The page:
The Commotions, given the choice between going big or staying home, choose to go big. The Ottawa based band features an extended eleven member lineup along with two lead singers, a trio of songwriters, and a five piece horn section anchored by trombone as well as baritone and tenor sax. Their influences inform the music in such a way that everything from Motown R&B to Stax blues finds its way onto their recordings and their album Volume II also features a bevy of guest stars who help flesh out their creative vision. These aren’t just superb musical compositions, however – there are meaningful lyrics for these songs that reach far beyond the simple formulas of their iconic predecessors and, instead, bring a distinct singer/songwriter sensibility to bear on their compositions. The Commotions certainly have ambition to burn and the artistry that goes into making Volume II a reality backs up their high aim with fundamentals and blazing talent.
There’s a definite Motown vibe propelling the opener “Good Enough” and the brightly lit bounce pushing the song forward is fully fleshed out and further enlivened by a bring the house down Rebecca Noelle vocal. The horn section is fully incorporated with the arrangement and never threatens to dominate the band’s sound. David Gaw’s guitar exerts a much stronger presence in the mix on another Noelle sang track “Bad Girl”, but the band mixes up the approach to include a healthy dose of their horn attack. Drummer Jeff Asselin is critical to making this song work with his steady timekeeping and the energetic pulse he provides. There are strong doo wop vocal influences audible on the song “Masquerade” and it gives Jeff Rogers his first chance to shine as the band’s vocalist. He doesn’t disappoint and the gives a relaxed performance. The musical highlight of the piece comes with a very memorable sax solo. The album’s best chorus comes with the track “Let Me Kiss You, Baby” and Noelle returns to the mic for yet another in a string of musically strong and immensely soulful vocals.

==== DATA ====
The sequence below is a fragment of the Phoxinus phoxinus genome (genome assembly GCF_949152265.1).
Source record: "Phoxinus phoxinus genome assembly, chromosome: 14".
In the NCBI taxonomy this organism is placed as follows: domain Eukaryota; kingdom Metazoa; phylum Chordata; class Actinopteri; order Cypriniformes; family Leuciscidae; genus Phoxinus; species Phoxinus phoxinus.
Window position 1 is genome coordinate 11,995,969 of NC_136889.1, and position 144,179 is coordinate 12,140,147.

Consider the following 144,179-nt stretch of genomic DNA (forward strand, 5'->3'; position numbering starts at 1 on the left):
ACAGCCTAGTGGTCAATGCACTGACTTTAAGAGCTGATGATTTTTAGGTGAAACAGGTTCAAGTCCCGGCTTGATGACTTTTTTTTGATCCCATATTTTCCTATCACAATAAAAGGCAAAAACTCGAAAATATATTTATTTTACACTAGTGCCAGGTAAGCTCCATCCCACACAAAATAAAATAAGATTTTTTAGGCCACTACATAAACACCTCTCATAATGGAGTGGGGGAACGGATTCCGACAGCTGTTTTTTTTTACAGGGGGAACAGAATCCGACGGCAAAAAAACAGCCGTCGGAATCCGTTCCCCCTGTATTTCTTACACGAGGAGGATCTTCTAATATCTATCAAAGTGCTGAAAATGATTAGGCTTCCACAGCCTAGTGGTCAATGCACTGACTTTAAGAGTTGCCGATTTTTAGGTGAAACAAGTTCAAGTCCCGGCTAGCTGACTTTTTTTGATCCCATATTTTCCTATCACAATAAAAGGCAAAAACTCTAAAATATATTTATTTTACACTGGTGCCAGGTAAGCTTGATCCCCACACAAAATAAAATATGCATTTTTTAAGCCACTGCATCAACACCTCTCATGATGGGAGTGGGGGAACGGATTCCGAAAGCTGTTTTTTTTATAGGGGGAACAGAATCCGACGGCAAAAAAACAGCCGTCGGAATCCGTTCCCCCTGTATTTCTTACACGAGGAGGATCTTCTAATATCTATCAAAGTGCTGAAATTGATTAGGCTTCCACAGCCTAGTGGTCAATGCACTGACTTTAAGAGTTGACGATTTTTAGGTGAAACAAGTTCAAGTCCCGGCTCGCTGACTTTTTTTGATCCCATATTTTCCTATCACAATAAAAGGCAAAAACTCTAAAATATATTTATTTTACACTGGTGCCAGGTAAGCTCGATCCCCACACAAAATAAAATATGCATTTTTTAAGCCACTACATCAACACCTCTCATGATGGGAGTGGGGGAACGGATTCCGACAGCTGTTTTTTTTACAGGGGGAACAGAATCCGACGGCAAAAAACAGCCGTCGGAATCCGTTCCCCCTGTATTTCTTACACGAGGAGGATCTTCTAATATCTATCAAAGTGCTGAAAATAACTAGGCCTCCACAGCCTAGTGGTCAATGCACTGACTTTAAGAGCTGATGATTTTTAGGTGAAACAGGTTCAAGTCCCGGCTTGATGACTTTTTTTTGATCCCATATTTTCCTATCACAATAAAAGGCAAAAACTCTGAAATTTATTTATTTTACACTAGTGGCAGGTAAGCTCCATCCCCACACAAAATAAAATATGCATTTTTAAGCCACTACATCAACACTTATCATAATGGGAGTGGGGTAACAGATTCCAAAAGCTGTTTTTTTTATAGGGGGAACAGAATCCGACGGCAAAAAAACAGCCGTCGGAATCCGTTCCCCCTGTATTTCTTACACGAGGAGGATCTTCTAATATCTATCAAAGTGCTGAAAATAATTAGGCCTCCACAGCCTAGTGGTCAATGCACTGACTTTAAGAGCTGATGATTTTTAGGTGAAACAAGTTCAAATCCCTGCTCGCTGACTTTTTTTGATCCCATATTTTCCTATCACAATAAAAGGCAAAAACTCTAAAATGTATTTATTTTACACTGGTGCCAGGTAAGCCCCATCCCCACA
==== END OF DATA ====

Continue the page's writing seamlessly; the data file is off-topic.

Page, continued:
The album’s vibrant energy continues with the funkafied “Right Kind of Wicked” and Rogers puts down a much more animated, playful vocal here than we heard in the aforementioned performance. The songwriting with this song is eminently clever and benefits from a satisfyingly predictable structure that, nonetheless, comes across with its own personality rather than a by the number R&B/funk hybrid. There’s a stronger blues influence coming across with the song “Don’t Walk Away” than we’ve heard with the earlier performances and, despite its mid-tempo pace, it certainly slows things down more than its predecessors and focuses more on nuance over energy. The upbeat mood of the album never really lightens up and reaches another high point with the Noelle sang “Take a Chance” while the finale, “Come Clean”, is an inventive final reminder that funk and blues alike are never far from the surface of this band’s music. The Commotions have recorded one of the most memorable albums released in 2017 regardless of genre and have done a lot to put Canada on the map as a breeding ground for great R&B and soul acts.